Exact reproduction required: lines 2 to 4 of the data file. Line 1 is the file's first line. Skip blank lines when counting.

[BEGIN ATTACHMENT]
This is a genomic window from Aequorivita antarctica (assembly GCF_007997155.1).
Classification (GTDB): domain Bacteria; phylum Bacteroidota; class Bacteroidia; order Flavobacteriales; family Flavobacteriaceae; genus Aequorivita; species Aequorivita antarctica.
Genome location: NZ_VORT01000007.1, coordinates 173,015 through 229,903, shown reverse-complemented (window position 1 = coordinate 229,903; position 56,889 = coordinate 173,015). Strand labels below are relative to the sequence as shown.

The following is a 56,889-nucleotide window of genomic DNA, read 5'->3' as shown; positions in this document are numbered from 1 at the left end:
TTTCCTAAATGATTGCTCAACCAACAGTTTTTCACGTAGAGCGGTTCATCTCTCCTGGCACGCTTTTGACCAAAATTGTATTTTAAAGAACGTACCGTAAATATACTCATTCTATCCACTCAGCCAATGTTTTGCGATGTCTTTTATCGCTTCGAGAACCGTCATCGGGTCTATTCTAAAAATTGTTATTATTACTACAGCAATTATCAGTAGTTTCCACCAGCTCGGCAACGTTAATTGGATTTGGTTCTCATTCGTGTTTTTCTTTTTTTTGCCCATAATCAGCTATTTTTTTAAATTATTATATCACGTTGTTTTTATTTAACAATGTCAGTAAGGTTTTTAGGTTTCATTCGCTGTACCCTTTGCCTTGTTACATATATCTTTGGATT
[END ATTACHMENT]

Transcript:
Classification (GTDB): domain Bacteria; phylum Bacteroidota; class Bacteroidia; order Flavobacteriales; family Flavobacteriaceae; genus Aequorivita; species Aequorivita antarctica.
Genome location: NZ_VORT01000007.1, coordinates 173,015 through 229,903, shown reverse-complemented (window position 1 = coordinate 229,903; position 56,889 = coordinate 173,015). Strand labels below are relative to the sequence as shown.

The following is a 56,889-nucleotide window of genomic DNA, read 5'->3' as shown; positions in this document are numbered from 1 at the left end: